3. Other church stuff, mostly unbloggable. Put out a fire. Or else start one. Actually, now that I think about it, there are 2 fires to either start or put out. Make a few visits. Be charming at a party and a concert, or else help the organizers decide to cancel them if the weather is too bad. Be firm but compassionate in either case. Think about an upcoming memorial and make some phone calls re that.

4. Do that thing I told my brothers I'd take care of re a present for Dad. (Psst, Dad, if you're reading this, you're getting what you asked for.)

5. Do the shopping for my son. Also, shopping for the staff. Also for the first grade teacher.

6. Stop making lists, because doing this is making me freak out just a little tiny bit.

Preachers Kid

Mom: (upon seeing him holding a copy of The Best Christmas Pageant Ever) Oh, would you like to read that book? It's a good one to read at Christmas time.

E: You mean ADVENT.

Wednesday, December 17, 2008

It's Advent, time for a post about Santa.....

Janell and Peacebang both are writing good stuff about Santa.

Which reminds me that I accidentally fired a shot in the so-called War On Christmas when I picked up my copy of Run Shepherds Run and the clerk said "Happy Holidays," and I joked "Oh, hey, it's a Christmas book, you can just say Merry Christmas." I thought I was being so funny, until I remembered that this is actually an Extremely Serious Situation (ESS) for some of my brethren and sistern (or is it cistern?). Anyway, I was reminded that Santa used to be an ESS for me, too.

Like Janell, I've been pretty anti-Santa, for all the reasons that she puts so much better than I can. Go on, click over there. And make sure to read the comments, too. Mostly, I simply cannot understand how it could be fun and magical to try to make my kids believe in something I know is fake, when there is so much fun and magic to be had from the things I DO believe in.

But, lately, I kind of get the Santa thing just a little more. Or at least, there's been an easing up on the no-Santa doctrine at Casa Juniper. We tell our six year old that Santa is just for fun, by which we mean not real. But my kid doesnt really understand not-real.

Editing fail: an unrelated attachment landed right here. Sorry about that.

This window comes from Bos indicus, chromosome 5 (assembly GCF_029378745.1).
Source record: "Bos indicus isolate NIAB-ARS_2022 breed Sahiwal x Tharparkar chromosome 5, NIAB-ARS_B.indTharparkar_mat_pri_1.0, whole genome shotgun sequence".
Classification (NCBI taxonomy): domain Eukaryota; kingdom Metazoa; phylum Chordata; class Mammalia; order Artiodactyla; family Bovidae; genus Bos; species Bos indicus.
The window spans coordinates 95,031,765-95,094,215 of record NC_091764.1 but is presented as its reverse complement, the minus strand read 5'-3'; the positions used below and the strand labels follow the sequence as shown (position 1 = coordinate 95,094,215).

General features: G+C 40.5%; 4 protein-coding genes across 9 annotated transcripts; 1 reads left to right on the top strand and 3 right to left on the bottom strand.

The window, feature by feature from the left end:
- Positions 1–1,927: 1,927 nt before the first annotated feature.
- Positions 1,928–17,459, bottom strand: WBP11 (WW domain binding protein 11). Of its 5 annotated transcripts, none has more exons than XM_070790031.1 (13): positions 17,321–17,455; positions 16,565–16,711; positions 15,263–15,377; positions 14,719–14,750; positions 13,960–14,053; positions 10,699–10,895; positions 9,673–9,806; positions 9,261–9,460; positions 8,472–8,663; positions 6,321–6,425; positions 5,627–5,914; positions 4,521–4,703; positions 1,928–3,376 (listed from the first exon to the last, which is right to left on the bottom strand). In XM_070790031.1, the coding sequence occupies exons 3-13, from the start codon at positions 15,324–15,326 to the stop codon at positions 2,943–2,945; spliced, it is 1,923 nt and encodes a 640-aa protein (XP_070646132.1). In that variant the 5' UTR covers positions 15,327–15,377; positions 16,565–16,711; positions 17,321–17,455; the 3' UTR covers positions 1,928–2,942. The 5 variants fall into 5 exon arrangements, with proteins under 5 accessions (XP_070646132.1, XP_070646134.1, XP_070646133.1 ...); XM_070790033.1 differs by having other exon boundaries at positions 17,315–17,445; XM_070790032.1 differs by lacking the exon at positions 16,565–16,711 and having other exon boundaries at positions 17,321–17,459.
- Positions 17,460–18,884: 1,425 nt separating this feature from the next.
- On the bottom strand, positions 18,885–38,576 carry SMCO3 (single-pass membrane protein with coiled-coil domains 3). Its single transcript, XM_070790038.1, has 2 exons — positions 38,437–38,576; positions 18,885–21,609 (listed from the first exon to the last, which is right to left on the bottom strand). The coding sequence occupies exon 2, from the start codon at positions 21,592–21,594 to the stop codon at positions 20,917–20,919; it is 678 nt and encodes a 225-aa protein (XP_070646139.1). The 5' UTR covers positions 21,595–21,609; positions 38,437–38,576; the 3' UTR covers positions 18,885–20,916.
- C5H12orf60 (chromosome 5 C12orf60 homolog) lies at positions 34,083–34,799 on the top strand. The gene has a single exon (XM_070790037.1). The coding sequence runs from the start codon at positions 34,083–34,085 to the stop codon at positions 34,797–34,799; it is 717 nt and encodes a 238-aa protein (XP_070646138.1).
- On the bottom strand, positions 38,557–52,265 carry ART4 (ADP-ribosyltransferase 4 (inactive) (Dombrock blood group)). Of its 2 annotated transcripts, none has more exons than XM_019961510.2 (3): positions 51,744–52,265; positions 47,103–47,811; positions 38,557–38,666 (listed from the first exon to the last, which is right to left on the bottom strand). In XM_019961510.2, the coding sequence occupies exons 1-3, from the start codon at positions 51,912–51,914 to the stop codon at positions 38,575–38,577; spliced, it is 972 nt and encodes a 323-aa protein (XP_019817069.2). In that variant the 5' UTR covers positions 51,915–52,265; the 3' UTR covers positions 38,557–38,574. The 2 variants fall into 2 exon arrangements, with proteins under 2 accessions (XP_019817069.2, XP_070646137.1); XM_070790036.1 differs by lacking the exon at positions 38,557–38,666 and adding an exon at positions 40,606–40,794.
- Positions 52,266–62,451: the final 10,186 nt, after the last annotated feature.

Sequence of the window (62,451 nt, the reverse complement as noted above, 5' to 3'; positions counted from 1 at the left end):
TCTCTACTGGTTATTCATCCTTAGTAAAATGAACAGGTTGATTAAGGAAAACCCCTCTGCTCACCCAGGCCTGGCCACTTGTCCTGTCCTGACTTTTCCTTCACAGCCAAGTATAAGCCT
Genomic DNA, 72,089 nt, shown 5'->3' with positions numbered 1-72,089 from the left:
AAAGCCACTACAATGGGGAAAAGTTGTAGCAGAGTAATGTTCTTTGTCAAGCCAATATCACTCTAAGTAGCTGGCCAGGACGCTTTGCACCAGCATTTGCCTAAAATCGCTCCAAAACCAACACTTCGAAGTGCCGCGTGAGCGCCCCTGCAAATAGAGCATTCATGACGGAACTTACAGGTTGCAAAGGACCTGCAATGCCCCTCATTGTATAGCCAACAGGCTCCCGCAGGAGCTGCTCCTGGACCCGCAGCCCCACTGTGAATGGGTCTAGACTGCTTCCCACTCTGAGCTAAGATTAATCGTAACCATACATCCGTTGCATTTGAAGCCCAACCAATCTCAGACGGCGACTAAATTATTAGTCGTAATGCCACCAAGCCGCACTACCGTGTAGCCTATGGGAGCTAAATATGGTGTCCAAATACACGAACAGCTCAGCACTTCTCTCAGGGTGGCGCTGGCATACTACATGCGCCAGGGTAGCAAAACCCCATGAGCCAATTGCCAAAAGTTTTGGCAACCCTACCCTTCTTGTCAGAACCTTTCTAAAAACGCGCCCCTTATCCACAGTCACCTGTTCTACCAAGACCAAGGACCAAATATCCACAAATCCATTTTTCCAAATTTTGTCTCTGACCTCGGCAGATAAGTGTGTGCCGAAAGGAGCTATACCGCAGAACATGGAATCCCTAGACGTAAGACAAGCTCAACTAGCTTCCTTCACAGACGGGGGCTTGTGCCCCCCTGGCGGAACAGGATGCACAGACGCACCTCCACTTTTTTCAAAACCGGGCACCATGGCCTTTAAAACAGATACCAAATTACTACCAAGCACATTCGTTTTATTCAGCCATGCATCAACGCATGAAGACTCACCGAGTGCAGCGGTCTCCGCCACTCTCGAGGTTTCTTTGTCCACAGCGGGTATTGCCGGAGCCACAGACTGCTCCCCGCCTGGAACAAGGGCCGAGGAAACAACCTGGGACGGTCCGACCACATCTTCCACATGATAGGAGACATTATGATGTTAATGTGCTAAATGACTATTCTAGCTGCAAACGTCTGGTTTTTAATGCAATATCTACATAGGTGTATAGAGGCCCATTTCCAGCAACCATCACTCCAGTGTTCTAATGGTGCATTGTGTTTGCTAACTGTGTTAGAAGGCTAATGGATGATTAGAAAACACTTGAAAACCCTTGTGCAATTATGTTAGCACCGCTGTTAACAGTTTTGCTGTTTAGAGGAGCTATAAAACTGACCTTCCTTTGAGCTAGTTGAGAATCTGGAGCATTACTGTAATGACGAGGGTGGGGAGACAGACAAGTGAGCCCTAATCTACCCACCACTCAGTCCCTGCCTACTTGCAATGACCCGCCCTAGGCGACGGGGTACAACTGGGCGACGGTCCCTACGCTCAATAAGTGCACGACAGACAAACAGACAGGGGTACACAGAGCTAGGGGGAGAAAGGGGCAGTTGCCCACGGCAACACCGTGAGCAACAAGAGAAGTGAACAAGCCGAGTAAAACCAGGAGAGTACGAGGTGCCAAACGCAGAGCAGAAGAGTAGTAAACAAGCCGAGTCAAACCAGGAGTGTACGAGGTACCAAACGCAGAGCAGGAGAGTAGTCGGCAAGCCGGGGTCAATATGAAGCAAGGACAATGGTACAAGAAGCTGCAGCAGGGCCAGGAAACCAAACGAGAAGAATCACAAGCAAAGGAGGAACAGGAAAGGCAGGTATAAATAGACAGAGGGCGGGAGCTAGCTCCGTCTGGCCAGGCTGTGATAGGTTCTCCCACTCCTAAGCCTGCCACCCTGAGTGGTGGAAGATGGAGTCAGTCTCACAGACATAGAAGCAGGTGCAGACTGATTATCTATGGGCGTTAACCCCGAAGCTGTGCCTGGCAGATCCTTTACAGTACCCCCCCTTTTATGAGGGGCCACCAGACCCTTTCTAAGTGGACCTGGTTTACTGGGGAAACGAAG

If he can imagine it, it's real to him, whether he's seen it or not. Are all kids this way? Maybe yours is different, but mine believes in fairies, Jesus, Wall-E, evaporation, the rings of Saturn and Santa with equal fervor.

Once, in the middle of summer when Christmas was the furthest thing from my mind he came to me with those worried little wrinkles on his forehead like the weight of the world has just landed on him. "Do you think Santa can even get in here?" he asked all trembly voiced, "That chimley is so skinny!"

I guess I believe less than I used to that I can MAKE him believe (or not believe) anything. Eventually, some of his beliefs will fall away and some will get stronger, and I'm pretty sure that all I can do about that is keep modeling my own beliefs, keep talking to him about why we do the things we do, keep teaching him the old songs. So, this week we light 3 advent candles at the dinner table, put together a creche, watch my favorite Christmas movie, hang my childhood angel ornaments on that ancient pagan symbol, tack up a stocking or two and have this conversation:
"Santa's not really real. But it's fun to play Santa."
"Well, _I_ believe in Santa."

Who knows what he makes of it all? His beliefs and practices will most certainly be just such a mishmash as mine, maybe more. Maybe I'm just getting lazy. Or maybe the older I get, the more I think that mishmash might not be such a bad thing.